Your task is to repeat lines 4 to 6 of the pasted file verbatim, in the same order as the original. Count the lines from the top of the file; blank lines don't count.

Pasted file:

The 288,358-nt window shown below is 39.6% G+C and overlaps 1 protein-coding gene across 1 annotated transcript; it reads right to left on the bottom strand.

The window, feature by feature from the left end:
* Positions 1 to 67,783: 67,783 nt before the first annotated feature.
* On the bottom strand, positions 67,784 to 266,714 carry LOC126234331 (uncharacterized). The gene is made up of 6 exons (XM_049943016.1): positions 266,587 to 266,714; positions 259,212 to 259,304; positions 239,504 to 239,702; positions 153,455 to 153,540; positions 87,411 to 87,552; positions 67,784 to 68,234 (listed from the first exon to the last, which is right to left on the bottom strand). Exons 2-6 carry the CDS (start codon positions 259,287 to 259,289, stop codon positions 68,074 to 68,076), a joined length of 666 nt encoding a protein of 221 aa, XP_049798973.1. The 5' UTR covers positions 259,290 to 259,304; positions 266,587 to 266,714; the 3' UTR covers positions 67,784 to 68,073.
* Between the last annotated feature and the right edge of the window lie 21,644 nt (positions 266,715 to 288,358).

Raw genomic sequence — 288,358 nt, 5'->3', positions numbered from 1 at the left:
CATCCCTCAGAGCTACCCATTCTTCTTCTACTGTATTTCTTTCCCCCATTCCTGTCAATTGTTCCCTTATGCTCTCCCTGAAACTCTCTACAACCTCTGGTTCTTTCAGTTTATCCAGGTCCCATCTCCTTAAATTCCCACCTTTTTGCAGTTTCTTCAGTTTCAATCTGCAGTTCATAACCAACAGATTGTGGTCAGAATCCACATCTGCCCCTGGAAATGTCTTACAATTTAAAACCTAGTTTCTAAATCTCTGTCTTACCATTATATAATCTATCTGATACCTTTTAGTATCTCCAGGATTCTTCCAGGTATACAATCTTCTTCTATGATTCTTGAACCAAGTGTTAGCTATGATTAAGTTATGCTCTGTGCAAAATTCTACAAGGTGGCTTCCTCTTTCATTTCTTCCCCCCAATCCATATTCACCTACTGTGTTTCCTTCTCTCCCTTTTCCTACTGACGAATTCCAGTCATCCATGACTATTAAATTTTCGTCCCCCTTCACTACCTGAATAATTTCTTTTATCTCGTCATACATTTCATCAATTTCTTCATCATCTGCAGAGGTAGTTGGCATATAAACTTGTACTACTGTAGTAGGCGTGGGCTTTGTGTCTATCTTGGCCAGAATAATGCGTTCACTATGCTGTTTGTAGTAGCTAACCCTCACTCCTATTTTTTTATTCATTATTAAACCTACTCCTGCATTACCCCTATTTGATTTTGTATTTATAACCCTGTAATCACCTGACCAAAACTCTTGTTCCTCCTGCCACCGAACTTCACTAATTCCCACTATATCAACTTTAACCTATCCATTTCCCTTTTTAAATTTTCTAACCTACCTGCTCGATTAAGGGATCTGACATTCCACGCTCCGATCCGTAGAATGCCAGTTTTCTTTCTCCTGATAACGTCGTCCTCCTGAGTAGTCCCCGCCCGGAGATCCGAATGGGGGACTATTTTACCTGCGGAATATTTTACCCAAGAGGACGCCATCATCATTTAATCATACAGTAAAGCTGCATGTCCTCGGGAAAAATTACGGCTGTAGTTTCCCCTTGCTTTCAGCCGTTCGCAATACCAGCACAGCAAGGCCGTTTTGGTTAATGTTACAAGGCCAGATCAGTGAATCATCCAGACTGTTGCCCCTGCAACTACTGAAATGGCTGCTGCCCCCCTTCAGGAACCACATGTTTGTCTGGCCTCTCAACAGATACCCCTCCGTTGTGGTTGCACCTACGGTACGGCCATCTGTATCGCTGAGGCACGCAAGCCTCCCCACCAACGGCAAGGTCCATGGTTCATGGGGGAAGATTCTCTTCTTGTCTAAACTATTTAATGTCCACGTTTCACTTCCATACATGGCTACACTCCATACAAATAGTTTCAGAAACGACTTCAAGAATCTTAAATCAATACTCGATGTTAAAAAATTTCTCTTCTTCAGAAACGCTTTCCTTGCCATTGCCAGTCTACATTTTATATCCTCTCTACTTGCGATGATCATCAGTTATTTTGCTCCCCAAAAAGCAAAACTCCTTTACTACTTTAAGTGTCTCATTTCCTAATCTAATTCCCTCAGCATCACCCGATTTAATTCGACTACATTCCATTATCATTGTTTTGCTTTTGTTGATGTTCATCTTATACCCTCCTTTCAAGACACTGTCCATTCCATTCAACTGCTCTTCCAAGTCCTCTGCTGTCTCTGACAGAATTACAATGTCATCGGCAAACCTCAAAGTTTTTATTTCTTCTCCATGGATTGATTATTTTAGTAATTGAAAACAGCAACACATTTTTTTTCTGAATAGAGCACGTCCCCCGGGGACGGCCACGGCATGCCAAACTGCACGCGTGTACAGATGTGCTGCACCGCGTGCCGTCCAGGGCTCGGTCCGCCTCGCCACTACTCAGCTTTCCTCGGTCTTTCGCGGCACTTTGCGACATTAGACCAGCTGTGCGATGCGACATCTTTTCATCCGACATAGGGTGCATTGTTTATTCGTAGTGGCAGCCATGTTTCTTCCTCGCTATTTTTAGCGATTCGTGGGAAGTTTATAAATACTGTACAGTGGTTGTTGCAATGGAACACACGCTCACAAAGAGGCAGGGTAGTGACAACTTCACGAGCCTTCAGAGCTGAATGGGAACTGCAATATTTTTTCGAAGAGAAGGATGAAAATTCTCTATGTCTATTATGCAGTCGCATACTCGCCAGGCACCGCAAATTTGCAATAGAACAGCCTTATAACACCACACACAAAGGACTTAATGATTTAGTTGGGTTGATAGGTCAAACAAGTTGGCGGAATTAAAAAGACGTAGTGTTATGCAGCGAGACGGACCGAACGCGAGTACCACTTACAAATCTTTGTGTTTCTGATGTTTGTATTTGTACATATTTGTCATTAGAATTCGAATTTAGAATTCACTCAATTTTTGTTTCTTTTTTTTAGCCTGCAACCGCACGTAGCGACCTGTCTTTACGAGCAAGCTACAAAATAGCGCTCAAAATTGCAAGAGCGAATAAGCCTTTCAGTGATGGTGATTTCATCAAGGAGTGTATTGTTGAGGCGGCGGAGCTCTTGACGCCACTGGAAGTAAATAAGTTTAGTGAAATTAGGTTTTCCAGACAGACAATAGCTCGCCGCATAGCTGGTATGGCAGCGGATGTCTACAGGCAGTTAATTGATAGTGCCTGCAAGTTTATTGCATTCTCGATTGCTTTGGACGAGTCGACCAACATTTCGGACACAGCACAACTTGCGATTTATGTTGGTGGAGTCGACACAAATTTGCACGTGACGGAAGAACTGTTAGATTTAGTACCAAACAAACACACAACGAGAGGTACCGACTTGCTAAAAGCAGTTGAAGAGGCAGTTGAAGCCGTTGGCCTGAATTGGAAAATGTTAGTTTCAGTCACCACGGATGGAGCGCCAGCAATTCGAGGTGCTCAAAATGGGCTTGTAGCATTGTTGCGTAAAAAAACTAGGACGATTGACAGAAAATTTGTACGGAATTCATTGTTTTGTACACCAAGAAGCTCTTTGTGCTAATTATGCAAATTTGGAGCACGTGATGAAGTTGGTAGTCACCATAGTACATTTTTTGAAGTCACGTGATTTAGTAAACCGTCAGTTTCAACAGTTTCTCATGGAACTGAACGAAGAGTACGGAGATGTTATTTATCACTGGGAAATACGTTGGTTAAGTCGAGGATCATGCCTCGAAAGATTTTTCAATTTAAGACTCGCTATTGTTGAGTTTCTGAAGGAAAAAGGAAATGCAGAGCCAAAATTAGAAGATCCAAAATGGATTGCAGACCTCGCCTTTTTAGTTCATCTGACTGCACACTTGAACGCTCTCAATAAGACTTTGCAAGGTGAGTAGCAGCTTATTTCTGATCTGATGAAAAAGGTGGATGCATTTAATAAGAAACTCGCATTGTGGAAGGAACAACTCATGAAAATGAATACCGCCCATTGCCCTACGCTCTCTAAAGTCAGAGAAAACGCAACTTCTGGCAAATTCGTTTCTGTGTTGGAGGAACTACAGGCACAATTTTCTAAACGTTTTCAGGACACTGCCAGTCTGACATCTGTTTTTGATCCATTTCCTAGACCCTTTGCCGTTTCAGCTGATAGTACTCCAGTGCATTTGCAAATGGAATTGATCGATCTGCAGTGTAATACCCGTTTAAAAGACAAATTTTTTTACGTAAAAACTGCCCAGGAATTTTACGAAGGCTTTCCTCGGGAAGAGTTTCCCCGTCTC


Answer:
* On the bottom strand, positions 67,784 to 266,714 carry LOC126234331 (uncharacterized). The gene is made up of 6 exons (XM_049943016.1): positions 266,587 to 266,714; positions 259,212 to 259,304; positions 239,504 to 239,702; positions 153,455 to 153,540; positions 87,411 to 87,552; positions 67,784 to 68,234 (listed from the first exon to the last, which is right to left on the bottom strand). Exons 2-6 carry the CDS (start codon positions 259,287 to 259,289, stop codon positions 68,074 to 68,076), a joined length of 666 nt encoding a protein of 221 aa, XP_049798973.1. The 5' UTR covers positions 259,290 to 259,304; positions 266,587 to 266,714; the 3' UTR covers positions 67,784 to 68,073.
* Between the last annotated feature and the right edge of the window lie 21,644 nt (positions 266,715 to 288,358).

Raw genomic sequence — 288,358 nt, 5'->3', positions numbered from 1 at the left: